About energy utilities

Utility programmes often combine a requirement to meet energy efficiency with the use of market-based instruments to enable utilities to trade savings obligations and to allow competition in the delivery of energy services towards savings targets. Through properly structured programmes, utilities can recover costs and maintain revenues and profits by sharing the costs and benefits with the final consumer. This gives utilities a large incentive to ensure that energy savings are delivered at least cost.

Policies for Energy Provider Delivery of Energy Efficiency

In 2011-2012 the IEA and its working partner the Regulatory Assistance Project (RAP) carried out a work programme entitled Policies for Energy Provider Delivery of Energy Efficiency (PEPDEE). The PEPDEE was undertaken by the IEA as a contribution to a Task Group within the International Partnership on Energy Efficiency Cooperation (IPEEC). Government agencies that have supported the PEPDEE include the UK Department of Energy and Climate Change (task lead country), the US Department of Energy, the Australian Department of Climate Change and Energy Efficiency and the European Commission’s Directorate General of Energy. The PEPDEE seeks to facilitate co-operation and knowledge-sharing among IEA and IPEEC member countries on how energy providers can improve the efficiency of gas and electricity customers and what regulators and governments can do to mobilize such efforts.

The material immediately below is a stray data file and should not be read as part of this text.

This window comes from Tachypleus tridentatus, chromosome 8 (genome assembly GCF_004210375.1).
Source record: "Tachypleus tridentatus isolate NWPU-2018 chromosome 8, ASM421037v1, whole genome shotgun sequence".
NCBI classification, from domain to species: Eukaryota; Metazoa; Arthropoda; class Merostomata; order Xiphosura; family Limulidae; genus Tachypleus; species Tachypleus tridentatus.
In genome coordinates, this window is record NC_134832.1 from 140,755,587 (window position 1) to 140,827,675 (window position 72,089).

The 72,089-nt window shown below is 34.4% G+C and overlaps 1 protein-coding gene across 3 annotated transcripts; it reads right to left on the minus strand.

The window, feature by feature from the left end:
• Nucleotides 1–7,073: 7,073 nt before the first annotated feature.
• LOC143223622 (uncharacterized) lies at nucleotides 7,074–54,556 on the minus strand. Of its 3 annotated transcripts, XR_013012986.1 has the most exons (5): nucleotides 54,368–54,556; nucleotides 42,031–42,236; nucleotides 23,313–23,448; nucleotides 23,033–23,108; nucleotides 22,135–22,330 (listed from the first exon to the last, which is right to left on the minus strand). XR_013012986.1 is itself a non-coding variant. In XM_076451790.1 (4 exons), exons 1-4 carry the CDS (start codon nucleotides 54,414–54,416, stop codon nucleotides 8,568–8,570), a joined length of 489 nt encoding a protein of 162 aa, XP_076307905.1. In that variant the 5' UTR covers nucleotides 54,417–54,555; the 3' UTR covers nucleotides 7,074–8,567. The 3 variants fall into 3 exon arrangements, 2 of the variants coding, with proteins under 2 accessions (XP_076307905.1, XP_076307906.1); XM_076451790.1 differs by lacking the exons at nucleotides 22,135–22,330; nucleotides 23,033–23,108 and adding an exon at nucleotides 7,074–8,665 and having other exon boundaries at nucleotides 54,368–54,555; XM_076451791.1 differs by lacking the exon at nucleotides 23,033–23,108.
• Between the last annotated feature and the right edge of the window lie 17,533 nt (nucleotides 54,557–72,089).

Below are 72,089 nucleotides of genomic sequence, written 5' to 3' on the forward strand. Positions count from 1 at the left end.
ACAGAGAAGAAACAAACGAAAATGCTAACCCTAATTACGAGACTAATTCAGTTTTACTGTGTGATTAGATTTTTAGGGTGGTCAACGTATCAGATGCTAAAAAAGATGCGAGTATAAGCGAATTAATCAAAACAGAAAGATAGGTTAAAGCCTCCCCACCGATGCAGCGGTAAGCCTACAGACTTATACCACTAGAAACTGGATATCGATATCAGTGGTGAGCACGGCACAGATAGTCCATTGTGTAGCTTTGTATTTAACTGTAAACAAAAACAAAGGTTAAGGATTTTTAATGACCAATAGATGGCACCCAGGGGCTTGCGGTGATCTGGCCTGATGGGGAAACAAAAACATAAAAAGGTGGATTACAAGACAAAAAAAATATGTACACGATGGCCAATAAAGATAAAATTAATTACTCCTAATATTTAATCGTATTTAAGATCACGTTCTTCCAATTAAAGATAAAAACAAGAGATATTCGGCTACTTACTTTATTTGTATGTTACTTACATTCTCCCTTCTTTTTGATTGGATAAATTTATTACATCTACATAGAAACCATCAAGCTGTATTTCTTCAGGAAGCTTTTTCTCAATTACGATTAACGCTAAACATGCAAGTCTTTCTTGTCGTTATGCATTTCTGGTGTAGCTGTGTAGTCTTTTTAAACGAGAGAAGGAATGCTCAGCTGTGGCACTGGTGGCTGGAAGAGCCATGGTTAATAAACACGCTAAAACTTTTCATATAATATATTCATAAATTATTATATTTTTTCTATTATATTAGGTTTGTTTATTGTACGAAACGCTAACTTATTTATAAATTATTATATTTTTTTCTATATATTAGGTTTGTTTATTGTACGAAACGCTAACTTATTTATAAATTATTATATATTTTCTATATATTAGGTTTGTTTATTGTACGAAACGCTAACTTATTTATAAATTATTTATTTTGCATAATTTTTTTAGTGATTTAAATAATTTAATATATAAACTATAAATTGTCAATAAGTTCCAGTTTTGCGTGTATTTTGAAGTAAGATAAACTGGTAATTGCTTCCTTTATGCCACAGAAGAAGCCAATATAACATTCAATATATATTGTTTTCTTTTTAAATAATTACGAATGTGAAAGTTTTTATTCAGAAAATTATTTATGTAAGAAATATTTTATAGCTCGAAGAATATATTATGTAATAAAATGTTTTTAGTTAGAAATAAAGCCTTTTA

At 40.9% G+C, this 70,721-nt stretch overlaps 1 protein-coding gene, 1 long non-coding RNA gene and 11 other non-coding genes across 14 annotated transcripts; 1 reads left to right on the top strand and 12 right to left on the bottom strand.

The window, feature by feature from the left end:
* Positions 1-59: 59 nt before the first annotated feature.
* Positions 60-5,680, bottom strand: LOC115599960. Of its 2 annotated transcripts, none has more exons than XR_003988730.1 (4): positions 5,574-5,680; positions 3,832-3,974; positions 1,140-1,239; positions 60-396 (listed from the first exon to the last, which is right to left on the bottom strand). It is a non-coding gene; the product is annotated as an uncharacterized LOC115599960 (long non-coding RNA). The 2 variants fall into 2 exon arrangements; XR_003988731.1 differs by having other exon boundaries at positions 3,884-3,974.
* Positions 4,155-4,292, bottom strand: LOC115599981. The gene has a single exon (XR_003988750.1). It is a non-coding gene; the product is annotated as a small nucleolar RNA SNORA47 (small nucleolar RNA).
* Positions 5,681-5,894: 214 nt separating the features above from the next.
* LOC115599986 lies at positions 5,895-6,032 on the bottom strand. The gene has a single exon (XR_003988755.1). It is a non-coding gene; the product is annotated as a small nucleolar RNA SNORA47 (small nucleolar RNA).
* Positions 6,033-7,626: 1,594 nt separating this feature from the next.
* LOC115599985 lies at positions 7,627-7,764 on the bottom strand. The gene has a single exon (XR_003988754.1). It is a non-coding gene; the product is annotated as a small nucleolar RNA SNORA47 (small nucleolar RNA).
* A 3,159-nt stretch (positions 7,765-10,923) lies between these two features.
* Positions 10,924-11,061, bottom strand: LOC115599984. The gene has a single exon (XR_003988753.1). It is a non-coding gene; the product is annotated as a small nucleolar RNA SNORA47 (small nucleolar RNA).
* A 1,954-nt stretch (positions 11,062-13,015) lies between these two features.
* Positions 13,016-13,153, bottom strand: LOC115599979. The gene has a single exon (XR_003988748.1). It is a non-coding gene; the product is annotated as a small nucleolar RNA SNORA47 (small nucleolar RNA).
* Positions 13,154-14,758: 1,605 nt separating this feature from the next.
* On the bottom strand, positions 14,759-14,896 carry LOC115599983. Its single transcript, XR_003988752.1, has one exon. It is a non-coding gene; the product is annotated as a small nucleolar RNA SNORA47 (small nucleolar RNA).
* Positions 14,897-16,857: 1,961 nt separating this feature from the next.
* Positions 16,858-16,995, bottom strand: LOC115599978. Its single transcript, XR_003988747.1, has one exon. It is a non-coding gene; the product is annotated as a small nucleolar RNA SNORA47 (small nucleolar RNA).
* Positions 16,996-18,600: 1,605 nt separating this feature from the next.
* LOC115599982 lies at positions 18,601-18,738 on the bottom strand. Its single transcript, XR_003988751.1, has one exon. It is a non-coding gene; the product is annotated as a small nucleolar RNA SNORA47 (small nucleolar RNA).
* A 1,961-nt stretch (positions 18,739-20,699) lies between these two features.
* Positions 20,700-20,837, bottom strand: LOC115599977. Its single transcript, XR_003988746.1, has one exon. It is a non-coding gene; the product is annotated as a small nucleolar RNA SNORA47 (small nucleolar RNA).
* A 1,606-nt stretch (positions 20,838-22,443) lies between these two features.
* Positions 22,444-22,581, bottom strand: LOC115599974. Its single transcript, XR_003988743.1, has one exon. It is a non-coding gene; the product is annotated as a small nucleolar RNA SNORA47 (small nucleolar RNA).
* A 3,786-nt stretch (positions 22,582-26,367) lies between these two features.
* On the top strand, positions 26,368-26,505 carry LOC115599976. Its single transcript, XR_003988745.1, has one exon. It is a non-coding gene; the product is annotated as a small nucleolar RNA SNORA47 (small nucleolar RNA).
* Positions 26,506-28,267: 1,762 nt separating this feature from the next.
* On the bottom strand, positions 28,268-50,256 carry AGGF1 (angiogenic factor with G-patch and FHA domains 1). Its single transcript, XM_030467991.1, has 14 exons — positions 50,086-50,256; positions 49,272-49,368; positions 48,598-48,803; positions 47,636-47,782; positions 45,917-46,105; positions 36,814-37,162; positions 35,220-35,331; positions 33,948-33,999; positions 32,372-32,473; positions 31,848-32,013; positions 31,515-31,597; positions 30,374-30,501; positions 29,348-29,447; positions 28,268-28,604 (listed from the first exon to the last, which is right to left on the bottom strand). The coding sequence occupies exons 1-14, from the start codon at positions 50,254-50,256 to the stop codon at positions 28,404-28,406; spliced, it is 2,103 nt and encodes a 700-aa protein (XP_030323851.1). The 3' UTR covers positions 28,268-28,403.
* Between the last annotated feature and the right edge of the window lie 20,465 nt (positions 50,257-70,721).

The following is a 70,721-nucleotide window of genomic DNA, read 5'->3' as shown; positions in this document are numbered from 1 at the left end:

Related material 

Workshop Report: Policies for Energy-Provider – Delivered Energy Efficiency
Smart Grid - Smart Customer Policy Needs (2011)
Saving Electricity in a Hurry (2011) 
Saving Electricity in a Hurry - Chinese version (2011) 
Energy Efficiency Indicators for Public Electricity Production from Fossil Fuels (2008)
International Standards to Develop and Promote Energy Efficiency and Renewable Energy Sources (2007)

See also:  Policies for Energy Provider Delivery of Energy Efficiency (PEPDEE)

Our work on Energy efficiency